Q: I've noticed that as cool as some theme weeks are, some authors simply don't follow them. Ever. Here's looking to you, Mike Flores, for never even trying to accommodate a theme week. While I understand that theme weeks are hard on columns that are aim at certain aspects of the game, it'd be nice to see you just once go along with it (probably stretch your creativity as well!).
–Chris, San Diego, CA, USA
A: From Kelly Digges, editor of magicthegathering.com:
That's not really a question, Chris, but I understand the question underlying it: "Why do some authors write on-theme more often than others?"
The short answer is "Because I tell some of them to be on-theme more often than others." Mike Flores, for instance, hasn't written for a theme week in a while because I haven't told him to, not because he's been shirking.
There are a lot of factors that go into whether I assign a given author to write on-theme for a given week. Some of those factors vary from theme to theme, as some themes fit some columns better than others. Some factors, however, hold constant from week to week.
The internal writers are always on-theme.
Mark Rosewater, Doug Beyer, and Devin Low are our R&D columnists, representing Design, Creative, and Development (respectively) on the site. Part of the reason we pick the themes we do is because they'll be able to write insightful, informative articles illuminating some aspect of each theme week as it relates to their respective areas of expertise.
Each day of a theme week, we have at least one article on-theme (with a few exceptions due to crossed wires and unexpected issues). Having the R&D columnists always on-theme greatly reduces the pressure on the writers opposite them (the weekly feature article, Ben Bleiweiss, and Brian David-Marshall) to write on-theme.
Theme weeks make writing easier for some and harder for others.
For some writers, approaching a blank slate every week is daunting. As Mark Rosewater is fond of saying, restrictions breed creativity, and sitting down knowing that you need to write an article about, say, Onslaught or -1/-1 counters frequently results in articles that never would have been written otherwise. In the case of more intensive theme weeks such as "What If?" Week and Evil Twin Week, sometimes it results in articles that never could have been written otherwise, as the theme frees an author to play around with concepts that wouldn't ordinarily be a good fit. So for some of our writers, theme weeks are a great boon, freeing them from option paralysis and writer's block for fully half their articles.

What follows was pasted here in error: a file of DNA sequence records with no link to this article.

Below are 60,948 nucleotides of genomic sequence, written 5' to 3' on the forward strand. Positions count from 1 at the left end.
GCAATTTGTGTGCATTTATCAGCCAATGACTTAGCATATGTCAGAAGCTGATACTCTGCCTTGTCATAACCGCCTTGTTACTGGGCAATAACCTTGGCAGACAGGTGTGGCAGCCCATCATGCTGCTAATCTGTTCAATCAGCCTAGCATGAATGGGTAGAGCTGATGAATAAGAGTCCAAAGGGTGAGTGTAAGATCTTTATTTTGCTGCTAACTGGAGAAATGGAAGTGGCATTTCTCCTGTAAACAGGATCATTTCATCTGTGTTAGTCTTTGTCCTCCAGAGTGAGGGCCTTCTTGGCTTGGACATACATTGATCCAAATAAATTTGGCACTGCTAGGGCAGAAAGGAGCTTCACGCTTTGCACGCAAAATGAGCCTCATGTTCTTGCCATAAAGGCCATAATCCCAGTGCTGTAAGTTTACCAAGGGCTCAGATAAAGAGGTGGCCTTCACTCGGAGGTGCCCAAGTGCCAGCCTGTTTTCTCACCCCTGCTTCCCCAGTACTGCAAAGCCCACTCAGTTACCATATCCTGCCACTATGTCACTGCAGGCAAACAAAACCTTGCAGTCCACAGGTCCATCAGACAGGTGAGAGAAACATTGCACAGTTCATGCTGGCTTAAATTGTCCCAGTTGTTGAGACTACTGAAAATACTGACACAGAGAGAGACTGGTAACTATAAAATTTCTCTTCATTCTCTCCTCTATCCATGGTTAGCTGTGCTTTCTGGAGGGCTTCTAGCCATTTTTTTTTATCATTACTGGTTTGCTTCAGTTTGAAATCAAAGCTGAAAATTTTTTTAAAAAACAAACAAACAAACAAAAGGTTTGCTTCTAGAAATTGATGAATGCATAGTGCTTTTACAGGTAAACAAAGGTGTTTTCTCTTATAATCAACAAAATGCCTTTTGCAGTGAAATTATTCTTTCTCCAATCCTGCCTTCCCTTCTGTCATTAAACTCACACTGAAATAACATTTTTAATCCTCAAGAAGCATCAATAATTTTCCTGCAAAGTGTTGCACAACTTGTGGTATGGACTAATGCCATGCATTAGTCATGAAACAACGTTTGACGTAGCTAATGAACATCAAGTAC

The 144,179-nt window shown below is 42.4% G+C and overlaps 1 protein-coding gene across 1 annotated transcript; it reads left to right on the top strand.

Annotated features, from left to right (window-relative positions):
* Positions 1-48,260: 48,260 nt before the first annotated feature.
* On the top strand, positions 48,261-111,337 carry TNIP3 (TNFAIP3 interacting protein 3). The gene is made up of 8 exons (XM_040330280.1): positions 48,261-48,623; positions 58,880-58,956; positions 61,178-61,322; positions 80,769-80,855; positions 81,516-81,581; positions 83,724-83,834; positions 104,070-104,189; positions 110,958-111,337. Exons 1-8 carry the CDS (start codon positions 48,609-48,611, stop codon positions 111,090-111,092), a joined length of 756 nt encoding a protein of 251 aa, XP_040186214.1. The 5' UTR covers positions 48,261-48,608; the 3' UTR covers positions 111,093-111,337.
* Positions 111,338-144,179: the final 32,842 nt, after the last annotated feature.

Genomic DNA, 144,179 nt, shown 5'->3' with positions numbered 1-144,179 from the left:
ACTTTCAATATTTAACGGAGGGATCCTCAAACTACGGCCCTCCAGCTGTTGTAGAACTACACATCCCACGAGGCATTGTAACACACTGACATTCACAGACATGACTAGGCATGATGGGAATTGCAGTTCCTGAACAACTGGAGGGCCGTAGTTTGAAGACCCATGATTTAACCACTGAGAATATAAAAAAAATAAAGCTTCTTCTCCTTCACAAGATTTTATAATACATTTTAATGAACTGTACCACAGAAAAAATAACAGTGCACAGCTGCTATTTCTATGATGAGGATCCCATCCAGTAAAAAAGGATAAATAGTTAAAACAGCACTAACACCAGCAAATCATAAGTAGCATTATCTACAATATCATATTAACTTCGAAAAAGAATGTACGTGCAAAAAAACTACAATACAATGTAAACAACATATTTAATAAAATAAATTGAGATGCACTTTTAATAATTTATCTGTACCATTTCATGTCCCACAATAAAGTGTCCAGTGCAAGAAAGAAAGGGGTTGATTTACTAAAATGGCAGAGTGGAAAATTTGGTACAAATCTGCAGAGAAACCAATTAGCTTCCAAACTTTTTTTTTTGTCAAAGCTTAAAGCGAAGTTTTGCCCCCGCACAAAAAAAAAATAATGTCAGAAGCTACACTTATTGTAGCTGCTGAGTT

Other writers, however, find theme weeks constraining. If you have nothing to say about Treefolk or hybrid cards—or if there's something else on your mind you really want to write about—sitting down to write a theme week article can become a tremendous chore. That's not a recipe for good articles or happy writers. Writers of this type are much happier applying their own formula to the challenge of writing a weekly article than being told what to write about half the time.
Neither of these writer types is better or worse than the other. They're just two different ways of approaching the challenge of writing an article every week, and I try to be mindful of the individual temperaments of our writers as I assign some writers to write on-theme and not others.
Some columns are more flexible than others.
Some of our columns have a broader charter than others. Doug Beyer's Taste the Magic column, for instance, can tackle basically any topic with basically any article structure. Partly that's because Doug, like Matt Cavotta before him, is a damn good writer (turns out that's kind of his job), but partly it's because the column has a very broad mission that can accommodate anything from an interactive Book of Kith and Kin to meditations on the role of magic in storytelling to a flavorful take on the utterly mechanical Sealed Deck Week.
Other columns offer much less leeway. If Ben Bleiweiss doesn't build a budget deck and play it, or offer tools and tips for doing such, he's not really Building on a Budget. If I make Mike Flores write about a theme instead of looking at the metagame of a format right after a major tournament like Pro Tour–Hollywood or right before a major set of tournaments like Regionals, then he's not really fulfilling the desire that sends people to his column in the first place. That means that for Mike to be on-theme, it has to be a theme that's interesting for him to write about on a week when there are no major tournaments to report on or prepare for. That said, when everything lines up right, Mike does write theme week articles, and he's been on-theme as recently as hybrid week.